The Big Bang

One hundred and fifty years ago, TÜV engineer Carl Isambert helped ensure that steam boilers became safer—thereby facilitating the breakthrough of a new technology. His achievement remains the model for state-of-the-art innovations today.

Text Tino Scholz    Illustrations Jan Carl Bartels

Plenty of factory owners had been waiting for this man for a very long time: “It is my pleasure to state that I was well received,” he wrote in his original manuscript. “In fact, some boiler owners awaited me impatiently the way an invalid longs for a physician and asked my opinion about this and that.” This was a report from Germany’s first TÜV engineer Carl Isambert after an inspection trip in the year 1868. He had been traveling for two months through the Grand Duchy of Baden and the Black Forest, had inspected nearly one hundred boilers and found many of them in very poor condition – leaky pipes, rusted safety valves, porous metal hulls. Yet the most serious problem he found was a human one: hardly any plants had qualified personnel to operate and service the steam boilers.

Starting in 1830, the Industrial Revolution had spread from England to the European continent. In areas of high population density, such as Saxony and the Rhineland, but also in Baden, goods were being produced in modern factories. The energy needed for this was generated with boilers. But this new technology was increasingly a cause for concern: boilers had a tendency to explode, killing and injuring people, as in the center of Mannheim in 1865. It was feared that every new accident might lower the public’s acceptance of steam technology – and therefore bring industrialization as a whole to a grinding halt. This was the reason the first TÜV on German soil was founded in 1866. The Association for Inspecting and Insuring Steam Boilers, a forerunner of TÜV SÜD, was a federation of 22 businessmen in Mannheim dedicated to making steam technology safer. About two years later, in October 1868, the first full-time engineer started his work for the society. Twenty-nine-year old Carl Isambert, who had previously worked as an engineer at the Mining and Metallurgical Society in Hörde (near Dortmund) and had gained experience with steam technology during his time there, would spend the next several decades of his career in the service of technical safety.

<h4>Agile Pioneer</h4> <p class="mt-0 no-indentation"><span class="s1">Carl Isambert (1839–1899) not only explained safe handling to boiler operators, he also inspected the boilers—inside and out.&nbsp;</span></p>

Agile Pioneer

Carl Isambert (1839–1899) not only explained safe handling to boiler operators, he also inspected the boilers—inside and out. 

For almost thirty years Isambert inspected thousands of boilers, trained employees on how to properly handle the machinery and advocated for better working conditions for technical personnel. He also played a significant part in setting the first uniform standards for the safety of technical equipment. Isambert returned from a trip to England in 1869 bringing important findings for equipment safety and, in 1881, the so-called Würzburg Standards were adopted, the first principles of materials inspection for the construction of steam boilers. Isambert also spent years involved with the International Union of Boiler Inspection Associations, founded in 1888. Through his work, the first TÜV inspector ensured that new technologies became safer. When Isambert died in 1899, the world was at the cusp of the Second Industrial Revolution. Since then, his successors at TÜV SÜD have monitored every significant technological development. And even today there are innovations that in several years will perhaps be shaping our world like the steam-powered machines of the nineteenth century—if they’re safe. Because Carl Isambert was committed to today’s TÜV SÜD credo: Only safety and security can turn innovation into progress.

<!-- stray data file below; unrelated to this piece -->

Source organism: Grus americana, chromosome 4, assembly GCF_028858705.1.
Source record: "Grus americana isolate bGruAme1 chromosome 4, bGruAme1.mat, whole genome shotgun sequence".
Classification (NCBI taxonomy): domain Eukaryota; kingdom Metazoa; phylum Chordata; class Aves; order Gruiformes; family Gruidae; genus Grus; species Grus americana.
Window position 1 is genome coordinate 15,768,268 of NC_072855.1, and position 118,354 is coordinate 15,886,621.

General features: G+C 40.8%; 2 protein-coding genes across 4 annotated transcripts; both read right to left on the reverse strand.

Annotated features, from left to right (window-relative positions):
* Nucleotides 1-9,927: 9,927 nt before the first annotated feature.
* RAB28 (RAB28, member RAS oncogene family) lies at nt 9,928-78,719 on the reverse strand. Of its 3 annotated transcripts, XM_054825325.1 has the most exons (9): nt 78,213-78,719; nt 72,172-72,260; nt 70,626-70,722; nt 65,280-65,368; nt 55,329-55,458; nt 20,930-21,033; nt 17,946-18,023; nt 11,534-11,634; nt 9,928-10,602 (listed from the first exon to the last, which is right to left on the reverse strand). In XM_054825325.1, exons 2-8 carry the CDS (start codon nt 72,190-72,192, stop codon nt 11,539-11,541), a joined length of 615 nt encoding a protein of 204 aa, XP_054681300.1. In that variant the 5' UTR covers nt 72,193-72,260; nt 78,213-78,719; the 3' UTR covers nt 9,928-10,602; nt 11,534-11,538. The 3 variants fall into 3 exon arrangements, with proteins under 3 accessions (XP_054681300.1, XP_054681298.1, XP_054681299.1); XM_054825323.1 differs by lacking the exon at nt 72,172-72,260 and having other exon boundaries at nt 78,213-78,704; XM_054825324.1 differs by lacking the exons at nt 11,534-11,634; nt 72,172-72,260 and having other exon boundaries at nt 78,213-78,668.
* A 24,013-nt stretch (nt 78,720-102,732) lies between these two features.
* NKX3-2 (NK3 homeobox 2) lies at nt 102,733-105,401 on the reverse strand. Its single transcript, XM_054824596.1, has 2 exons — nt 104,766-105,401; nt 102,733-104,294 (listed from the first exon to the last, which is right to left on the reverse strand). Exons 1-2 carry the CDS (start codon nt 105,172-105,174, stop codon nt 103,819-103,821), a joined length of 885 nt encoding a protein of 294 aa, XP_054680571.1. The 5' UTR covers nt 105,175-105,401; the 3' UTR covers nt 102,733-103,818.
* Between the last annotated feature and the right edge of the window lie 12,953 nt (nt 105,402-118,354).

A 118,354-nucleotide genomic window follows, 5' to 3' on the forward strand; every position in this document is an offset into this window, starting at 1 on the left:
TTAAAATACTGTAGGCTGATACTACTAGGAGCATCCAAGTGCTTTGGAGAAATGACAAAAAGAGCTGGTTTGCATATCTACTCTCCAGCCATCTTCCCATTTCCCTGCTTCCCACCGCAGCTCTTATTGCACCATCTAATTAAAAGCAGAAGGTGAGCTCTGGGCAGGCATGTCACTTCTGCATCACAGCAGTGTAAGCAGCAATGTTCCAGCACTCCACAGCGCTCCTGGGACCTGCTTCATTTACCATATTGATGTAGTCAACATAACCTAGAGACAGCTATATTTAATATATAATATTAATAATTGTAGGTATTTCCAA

New Driving Experience

New Driving Experience

Assistance systems already make driving easy. As envisioned, vehicles could be fully controlled by computers by 2030.



Vehicle Automation

To all intents and purposes, mobility engineers have practically given up thinking in terms of days and weeks. Their industry is developing too dynamically; the innovations that are already rendering today’s cars obsolete are too promising. Advanced driver assistance systems such as lane-departure warning systems or parking sensors are no longer significant achievements, but only the beginning of what will follow in the years to come. And that is nothing short of a revolution in mobility.

According to the prevailing opinion, the technology for high-level vehicle automation will be ready in 2020. Drivers will then be able to set active steering for particular time periods. Starting in 2030, vehicles will be able to handle about 90 to 95 percent of a trip by themselves. Vision Zero with full vehicle automation, i.e., mobility without accidents, would be within reach.